Trains observed that delays to the Saluki have been prevalent in each direction since the train began service.

Durbin recently said he is ready to introduce legislation to give Amtrak a right to sue a host railroad for failure to give passenger trains preference.

But one member of Congress from Illinois, Rodney Davis, believes it is too soon for that.

Davis, who sits on the House committee that oversees Amtrak said giving the passenger carrier a right to sue a host railroad would prolong a solution to on-time performance issues.

He attended the news conference that followed the Nov. 22 conference.

“At this point, I want to try and solve (the on-time performance) problem without going to litigation,” Davis said. “When litigation is involved, it will prolong the final solution.”

Trains in Champaign Not Quite as Late as They Were

January 4, 2019

Passengers board the southbound Illini at the Champaign-Urbana station on May 17, 2000.

The on-time performance of Amtrak’s trains in the Chicago-Carbondale, Illinois, corridor improved slightly in 2018 but not by much.

The News-Gazette of Champaign-Urbana used the online Amtrak Status Maps Archive Database to show that Amtrak’s six trains serving those cities during most of 2018 were about 34 minutes late on average.

That was a slight improvement from the average lateness of 36 minutes in 2017.

However, the newspaper said the average lateness upon departure varied considerably among the trains.

It said the City of New Orleans departed Champaign an average of 42 minutes late northbound but just 19 minutes late southbound.

But it was the opposite pattern for the state-funded Illini and Saluki.

The northbound Saluki left average of 24 minutes late northbound but 49 minutes late southbound.

The northbound Illini was, on average, 35 minutes late northbound and 37 minutes late southbound during 2018.

The News-Gazette report said many of the delays could be attributed to host railroad Canadian National. Amtrak contends CN is one of its worst host carrier with freight trains delaying Amtrak on 90 percent of the trips made on the route via Champaign.

Amtrak contends that CN contributes an average of 26 minutes of delay per day.

But some of the delays are also caused by longer than scheduled loading and unloading of passengers.

That is particularly an issue in Champaign, which serves the University of Illinois, a major generator of traffic in the Chicago-Carbondale corridor.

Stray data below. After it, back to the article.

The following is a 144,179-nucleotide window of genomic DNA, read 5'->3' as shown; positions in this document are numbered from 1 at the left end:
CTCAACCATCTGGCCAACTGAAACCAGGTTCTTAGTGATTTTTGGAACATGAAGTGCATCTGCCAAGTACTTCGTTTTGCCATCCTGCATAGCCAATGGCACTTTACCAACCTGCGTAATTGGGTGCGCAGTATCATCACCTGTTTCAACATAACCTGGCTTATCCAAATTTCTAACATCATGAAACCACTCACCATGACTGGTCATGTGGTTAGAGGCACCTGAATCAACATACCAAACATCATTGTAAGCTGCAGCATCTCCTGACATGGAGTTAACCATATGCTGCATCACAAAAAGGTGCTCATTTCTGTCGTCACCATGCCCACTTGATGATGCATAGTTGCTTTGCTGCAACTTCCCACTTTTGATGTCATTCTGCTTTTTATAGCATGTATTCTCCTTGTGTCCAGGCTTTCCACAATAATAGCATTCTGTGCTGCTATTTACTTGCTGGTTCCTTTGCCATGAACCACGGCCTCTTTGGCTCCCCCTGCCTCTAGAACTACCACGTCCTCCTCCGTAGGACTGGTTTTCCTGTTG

The newspaper found that the longest delay of 2018 through Dec. 21 occurred on Oct. 4 when the northbound City left Champaign 9 hours and 37 minutes late.

The longest delay for No. 59 was 6 hours, 18 minutes on Dec. 17. The longest delays for the Saluki were 3 hours, 4 minutes northbound on June 290 and 3 hours, 14 minutes southbound on Nov. 21.

The Illini’s record 2018 tardiness northbound was 3 hours, 4 minutes on Nov. 22 and 4 hours, 30 minutes on June 29.

3 Generations in Champaign

May 8, 2018

There are three railroad depots lined up along the west side of the former Illinois Central Railroad tracks in Champaign, Illinois, and Amtrak has used all three, sort of.

In the foreground is the oldest IC station still standing. Opened in 1899, it was not the first IC station in Champaign. That would have been a facility that burned in 1898 at what was once called West Urbana.

Although Amtrak never used it per se, in the early days of the Chicago-Champaign Illini, the train would be parked on a track next to this station.

This station used to be located 114 feet further south, but was rolled northward to make way for a larger station, the one seen in the middle above.

The middle station is probably the one that most people over a certain age remember the most. The Beaux-Arts structure was dedicated on Aug. 9, 1924.

At the same time that the station was being built, the IC raised its tracks through Champaign between St. Mary’s Road and Washington Street in order to alleviate congestion at grade crossings.

The third station is Illinois Terminal, which opened in January 1999 and hosts Amtrak, intercity buses, and buses of the Champaign-Urbana Mass Transit District. It seen above jutting out to the right the distance.